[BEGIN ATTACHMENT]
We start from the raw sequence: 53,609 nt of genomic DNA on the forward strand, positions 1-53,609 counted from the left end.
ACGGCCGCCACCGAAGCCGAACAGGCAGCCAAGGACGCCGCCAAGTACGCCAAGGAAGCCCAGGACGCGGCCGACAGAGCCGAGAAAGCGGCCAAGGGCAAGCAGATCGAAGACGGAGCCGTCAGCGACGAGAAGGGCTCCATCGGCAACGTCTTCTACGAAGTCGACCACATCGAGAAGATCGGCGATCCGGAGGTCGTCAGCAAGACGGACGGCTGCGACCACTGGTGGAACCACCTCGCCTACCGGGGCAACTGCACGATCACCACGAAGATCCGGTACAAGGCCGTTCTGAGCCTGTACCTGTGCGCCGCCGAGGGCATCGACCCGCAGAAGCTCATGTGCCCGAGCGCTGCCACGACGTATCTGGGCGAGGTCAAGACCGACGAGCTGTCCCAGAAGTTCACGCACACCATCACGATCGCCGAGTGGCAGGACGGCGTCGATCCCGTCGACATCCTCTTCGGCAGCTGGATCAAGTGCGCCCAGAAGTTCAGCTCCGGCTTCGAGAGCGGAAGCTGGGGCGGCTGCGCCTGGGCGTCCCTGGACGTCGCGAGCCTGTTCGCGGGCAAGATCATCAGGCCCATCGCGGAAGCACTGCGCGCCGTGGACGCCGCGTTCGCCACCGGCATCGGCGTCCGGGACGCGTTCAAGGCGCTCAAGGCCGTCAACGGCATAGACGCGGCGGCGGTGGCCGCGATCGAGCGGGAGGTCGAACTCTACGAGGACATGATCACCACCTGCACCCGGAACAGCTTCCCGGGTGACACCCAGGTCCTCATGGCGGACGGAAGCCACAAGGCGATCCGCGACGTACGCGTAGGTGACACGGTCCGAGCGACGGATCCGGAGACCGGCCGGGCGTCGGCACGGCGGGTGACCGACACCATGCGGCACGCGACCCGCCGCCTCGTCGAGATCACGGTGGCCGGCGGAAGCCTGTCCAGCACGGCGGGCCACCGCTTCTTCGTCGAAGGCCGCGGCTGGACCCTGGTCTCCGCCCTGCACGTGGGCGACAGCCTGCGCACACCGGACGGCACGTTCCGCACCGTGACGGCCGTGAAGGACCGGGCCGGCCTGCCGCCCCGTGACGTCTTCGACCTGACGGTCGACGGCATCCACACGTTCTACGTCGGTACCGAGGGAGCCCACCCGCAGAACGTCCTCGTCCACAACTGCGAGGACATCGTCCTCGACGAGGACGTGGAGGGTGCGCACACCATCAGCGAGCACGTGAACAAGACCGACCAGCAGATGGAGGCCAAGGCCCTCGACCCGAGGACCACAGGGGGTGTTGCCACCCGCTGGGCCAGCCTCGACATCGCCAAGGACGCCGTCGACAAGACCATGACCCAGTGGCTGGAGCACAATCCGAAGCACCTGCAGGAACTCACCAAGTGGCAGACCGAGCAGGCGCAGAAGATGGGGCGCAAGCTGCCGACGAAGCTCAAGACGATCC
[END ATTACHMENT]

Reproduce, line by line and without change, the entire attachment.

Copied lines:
We start from the raw sequence: 53,609 nt of genomic DNA on the forward strand, positions 1-53,609 counted from the left end.
ACGGCCGCCACCGAAGCCGAACAGGCAGCCAAGGACGCCGCCAAGTACGCCAAGGAAGCCCAGGACGCGGCCGACAGAGCCGAGAAAGCGGCCAAGGGCAAGCAGATCGAAGACGGAGCCGTCAGCGACGAGAAGGGCTCCATCGGCAACGTCTTCTACGAAGTCGACCACATCGAGAAGATCGGCGATCCGGAGGTCGTCAGCAAGACGGACGGCTGCGACCACTGGTGGAACCACCTCGCCTACCGGGGCAACTGCACGATCACCACGAAGATCCGGTACAAGGCCGTTCTGAGCCTGTACCTGTGCGCCGCCGAGGGCATCGACCCGCAGAAGCTCATGTGCCCGAGCGCTGCCACGACGTATCTGGGCGAGGTCAAGACCGACGAGCTGTCCCAGAAGTTCACGCACACCATCACGATCGCCGAGTGGCAGGACGGCGTCGATCCCGTCGACATCCTCTTCGGCAGCTGGATCAAGTGCGCCCAGAAGTTCAGCTCCGGCTTCGAGAGCGGAAGCTGGGGCGGCTGCGCCTGGGCGTCCCTGGACGTCGCGAGCCTGTTCGCGGGCAAGATCATCAGGCCCATCGCGGAAGCACTGCGCGCCGTGGACGCCGCGTTCGCCACCGGCATCGGCGTCCGGGACGCGTTCAAGGCGCTCAAGGCCGTCAACGGCATAGACGCGGCGGCGGTGGCCGCGATCGAGCGGGAGGTCGAACTCTACGAGGACATGATCACCACCTGCACCCGGAACAGCTTCCCGGGTGACACCCAGGTCCTCATGGCGGACGGAAGCCACAAGGCGATCCGCGACGTACGCGTAGGTGACACGGTCCGAGCGACGGATCCGGAGACCGGCCGGGCGTCGGCACGGCGGGTGACCGACACCATGCGGCACGCGACCCGCCGCCTCGTCGAGATCACGGTGGCCGGCGGAAGCCTGTCCAGCACGGCGGGCCACCGCTTCTTCGTCGAAGGCCGCGGCTGGACCCTGGTCTCCGCCCTGCACGTGGGCGACAGCCTGCGCACACCGGACGGCACGTTCCGCACCGTGACGGCCGTGAAGGACCGGGCCGGCCTGCCGCCCCGTGACGTCTTCGACCTGACGGTCGACGGCATCCACACGTTCTACGTCGGTACCGAGGGAGCCCACCCGCAGAACGTCCTCGTCCACAACTGCGAGGACATCGTCCTCGACGAGGACGTGGAGGGTGCGCACACCATCAGCGAGCACGTGAACAAGACCGACCAGCAGATGGAGGCCAAGGCCCTCGACCCGAGGACCACAGGGGGTGTTGCCACCCGCTGGGCCAGCCTCGACATCGCCAAGGACGCCGTCGACAAGACCATGACCCAGTGGCTGGAGCACAATCCGAAGCACCTGCAGGAACTCACCAAGTGGCAGACCGAGCAGGCGCAGAAGATGGGGCGCAAGCTGCCGACGAAGCTCAAGACGATCC